FIG. 5 is a representation of a sixty pin connector 178 such as may appear on an electronic control assembly or a wiring harness in a motor vehicle made by the Ford Motor Company. Row 80 of contact or connector pins consist of pins 1-10 numbered as indicated in FIG. 5. Row 82 has pins 11-20. Row 84 has pins 21-30, row 86 has pins 31-40, row 88 has pins 41-50 and row 90 has pins 51-60. The pins are surrounded by a shell 180 and has the generally centralized fastener opening 24 having fastener 182. Attached hereto is a Ford Motor Company electrical schematic identified as EEC-IV-Engine Supplement-Passenger Car, 17-33 for 5.0 L, S.E.F.I., Thunderbird/Cougar, Mustang. Typewritten at the bottom of this electrical schematic is "1988 Ford E.C.A. with factory settings". 5.0 L refers to an engine with 5 liter capacity and S.E.F.I. means sequential electronic fuel injection. It has the same sixty pin connector schematically illustrated at the side of the schematic diagram. These show the factory settings. Also attached hereto is a duplicate of the electrical schematic just identified which has typed at the bottom thereof the identifying number, 8875A. This has handwritten thereon certain exemplified circuit altering elements at pins identified as pin 7, pin 25, pin 36, and pin 33. Circuits for pins 7 and 25 have added the symbol for a diode and circuits for pins 36 and 33 have added the symbol for a resistance element. These are devices which are added by means of the modular interactive connector unit, which is the present invention, to exemplify the use of the device. Information is taken from this electrical schematic and set out separately in FIGS. 6, 7, and 8. FIGS. 6, 7, and 8 are thus only partial electrical schematics for certain control circuits for cars equipped with the 5.0 liter sequential electronic fuel injection engine provided by Ford.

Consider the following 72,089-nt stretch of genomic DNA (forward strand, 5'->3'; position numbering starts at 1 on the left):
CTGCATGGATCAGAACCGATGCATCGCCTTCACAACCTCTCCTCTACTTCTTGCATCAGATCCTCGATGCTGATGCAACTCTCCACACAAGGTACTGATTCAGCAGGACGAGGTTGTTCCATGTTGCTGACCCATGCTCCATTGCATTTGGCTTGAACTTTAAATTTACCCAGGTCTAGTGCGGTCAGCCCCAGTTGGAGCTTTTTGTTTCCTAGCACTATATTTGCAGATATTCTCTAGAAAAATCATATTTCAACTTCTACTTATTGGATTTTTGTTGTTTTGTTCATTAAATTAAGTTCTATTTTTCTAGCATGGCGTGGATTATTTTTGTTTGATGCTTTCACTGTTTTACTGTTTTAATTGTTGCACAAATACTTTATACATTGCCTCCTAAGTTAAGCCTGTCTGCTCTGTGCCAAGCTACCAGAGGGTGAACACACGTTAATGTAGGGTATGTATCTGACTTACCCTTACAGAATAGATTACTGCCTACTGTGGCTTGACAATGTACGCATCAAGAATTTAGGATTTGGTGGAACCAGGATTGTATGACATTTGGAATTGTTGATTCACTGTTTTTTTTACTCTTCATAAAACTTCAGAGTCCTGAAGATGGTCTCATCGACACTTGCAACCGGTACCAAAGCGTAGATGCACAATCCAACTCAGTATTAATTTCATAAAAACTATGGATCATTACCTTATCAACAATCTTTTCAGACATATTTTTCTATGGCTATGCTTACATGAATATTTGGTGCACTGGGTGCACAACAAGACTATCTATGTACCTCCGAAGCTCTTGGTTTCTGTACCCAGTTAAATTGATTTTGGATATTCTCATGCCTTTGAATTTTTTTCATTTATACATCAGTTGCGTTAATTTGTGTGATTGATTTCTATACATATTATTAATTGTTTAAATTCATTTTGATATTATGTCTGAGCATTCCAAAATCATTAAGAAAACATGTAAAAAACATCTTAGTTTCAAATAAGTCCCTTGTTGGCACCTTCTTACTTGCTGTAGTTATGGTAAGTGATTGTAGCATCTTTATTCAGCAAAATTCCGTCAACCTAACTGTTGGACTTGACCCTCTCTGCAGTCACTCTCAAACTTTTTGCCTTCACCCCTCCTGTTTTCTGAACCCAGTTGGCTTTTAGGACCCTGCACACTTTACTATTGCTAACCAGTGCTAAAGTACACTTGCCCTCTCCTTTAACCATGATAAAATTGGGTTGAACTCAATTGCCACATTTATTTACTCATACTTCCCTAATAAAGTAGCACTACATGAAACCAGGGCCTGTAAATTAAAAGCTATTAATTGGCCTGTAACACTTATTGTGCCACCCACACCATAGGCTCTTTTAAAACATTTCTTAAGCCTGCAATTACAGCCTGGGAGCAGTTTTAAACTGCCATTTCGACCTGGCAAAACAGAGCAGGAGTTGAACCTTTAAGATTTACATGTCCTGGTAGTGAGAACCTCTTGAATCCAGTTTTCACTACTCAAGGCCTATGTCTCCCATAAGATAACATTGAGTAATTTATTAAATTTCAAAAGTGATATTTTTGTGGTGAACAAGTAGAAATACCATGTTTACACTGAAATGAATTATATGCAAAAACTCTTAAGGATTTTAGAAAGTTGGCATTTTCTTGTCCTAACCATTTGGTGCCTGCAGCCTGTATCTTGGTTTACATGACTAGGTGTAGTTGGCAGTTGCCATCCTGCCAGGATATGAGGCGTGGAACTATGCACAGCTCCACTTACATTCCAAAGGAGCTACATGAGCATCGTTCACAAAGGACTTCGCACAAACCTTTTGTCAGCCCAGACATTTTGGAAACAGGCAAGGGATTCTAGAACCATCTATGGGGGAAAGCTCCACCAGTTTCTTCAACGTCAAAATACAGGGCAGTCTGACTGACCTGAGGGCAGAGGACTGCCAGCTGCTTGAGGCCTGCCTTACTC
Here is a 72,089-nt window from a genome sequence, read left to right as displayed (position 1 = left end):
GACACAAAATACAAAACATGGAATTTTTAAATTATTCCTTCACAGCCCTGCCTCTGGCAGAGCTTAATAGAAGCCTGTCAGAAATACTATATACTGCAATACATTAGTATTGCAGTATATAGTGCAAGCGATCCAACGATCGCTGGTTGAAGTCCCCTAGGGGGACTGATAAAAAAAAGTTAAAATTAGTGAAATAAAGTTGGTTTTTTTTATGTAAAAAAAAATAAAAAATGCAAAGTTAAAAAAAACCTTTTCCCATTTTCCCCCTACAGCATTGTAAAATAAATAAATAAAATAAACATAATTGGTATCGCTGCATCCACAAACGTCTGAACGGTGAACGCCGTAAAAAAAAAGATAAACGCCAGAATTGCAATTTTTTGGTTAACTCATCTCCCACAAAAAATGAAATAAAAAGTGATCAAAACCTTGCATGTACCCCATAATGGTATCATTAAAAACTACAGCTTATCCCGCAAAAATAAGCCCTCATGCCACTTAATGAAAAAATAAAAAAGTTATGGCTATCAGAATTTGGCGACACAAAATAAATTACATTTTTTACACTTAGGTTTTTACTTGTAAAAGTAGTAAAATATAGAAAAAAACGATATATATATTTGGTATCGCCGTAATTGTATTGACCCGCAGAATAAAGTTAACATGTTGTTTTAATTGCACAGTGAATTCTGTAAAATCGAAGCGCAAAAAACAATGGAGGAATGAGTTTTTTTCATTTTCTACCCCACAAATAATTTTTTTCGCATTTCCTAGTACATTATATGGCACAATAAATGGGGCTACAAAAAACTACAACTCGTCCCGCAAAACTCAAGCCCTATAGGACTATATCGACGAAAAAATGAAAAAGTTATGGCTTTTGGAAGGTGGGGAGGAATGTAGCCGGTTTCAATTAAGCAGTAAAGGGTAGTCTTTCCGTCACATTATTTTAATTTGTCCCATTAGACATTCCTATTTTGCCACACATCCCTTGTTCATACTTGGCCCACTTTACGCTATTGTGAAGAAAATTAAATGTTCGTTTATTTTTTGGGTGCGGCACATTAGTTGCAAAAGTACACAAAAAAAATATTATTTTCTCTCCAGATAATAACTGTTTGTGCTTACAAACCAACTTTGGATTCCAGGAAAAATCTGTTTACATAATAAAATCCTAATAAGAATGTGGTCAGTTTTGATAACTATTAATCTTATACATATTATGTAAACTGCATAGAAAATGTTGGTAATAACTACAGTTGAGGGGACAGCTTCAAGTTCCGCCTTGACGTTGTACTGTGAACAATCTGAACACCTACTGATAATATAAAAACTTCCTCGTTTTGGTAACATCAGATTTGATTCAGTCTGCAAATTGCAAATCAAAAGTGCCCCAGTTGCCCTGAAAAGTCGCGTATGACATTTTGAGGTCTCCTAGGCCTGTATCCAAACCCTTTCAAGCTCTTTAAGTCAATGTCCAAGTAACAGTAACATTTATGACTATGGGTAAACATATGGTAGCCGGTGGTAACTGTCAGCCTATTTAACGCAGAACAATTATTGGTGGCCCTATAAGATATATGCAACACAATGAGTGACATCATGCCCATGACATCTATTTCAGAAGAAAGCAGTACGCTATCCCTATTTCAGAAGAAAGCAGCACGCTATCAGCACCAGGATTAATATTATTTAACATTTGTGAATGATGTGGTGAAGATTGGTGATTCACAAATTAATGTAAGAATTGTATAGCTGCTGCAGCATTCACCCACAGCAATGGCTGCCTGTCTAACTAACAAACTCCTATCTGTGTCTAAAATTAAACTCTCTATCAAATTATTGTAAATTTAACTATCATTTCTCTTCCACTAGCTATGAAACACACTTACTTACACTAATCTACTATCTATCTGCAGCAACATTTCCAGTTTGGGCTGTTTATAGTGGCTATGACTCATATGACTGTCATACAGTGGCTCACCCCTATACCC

FIG. 6 illustrates pin 33 indicated at 184. 186 is the exhaust gas recirculation regulator (EGR) to which circuit wire 188 is connected. Pin 184 goes to the electronic control assembly. Numeral 190 represents a vehicle power circuit (pin 37) which is a constant 14.5 volt signal and is used as one lead for a variety of devices as indicated in the attached electrical schematic. Circuit altering device 192 is placed between the control device 186 and the electronic control assembly in line 188. Circuit altering device 192 is a 40 Ohm resistor of 1/4 watt capacity which has the effect of reducing the factory voltage to the EGR from about 14.2 volts to about 14 volts. The exhaust gas recirculation solenoid operates a controlled vacuum bleed located between the solenoid and the EGR valve. As the throttle position sensor (TPS) detects partial acceleration or the manifold air pressure (MAP) sensor detects a load on the engine, the EGR solenoid sends a voltage signal to the controlled vacuum bleed which partially opens a plunger in the unit allowing up to six inches of vacuum, which under factory operating conditions operates the EGR valve to re-circulate diluted exhaust gas back into the combustion chamber. By installing the resistor 192 the vacuum is reduced to about 2.5 inches which has the effect of reducing the exhaust gas-recirculation by more than 50%. This change has the effect of improving performance which may be useful for competition or off road usage. Several items are shown schematically in block diagram connected to common line 194. Reference number 196 is the canister purge solenoid (CANP) and 198 is the idle speed control bypass air (ISC-BPA). These units are not effected by the addition of resistor 192.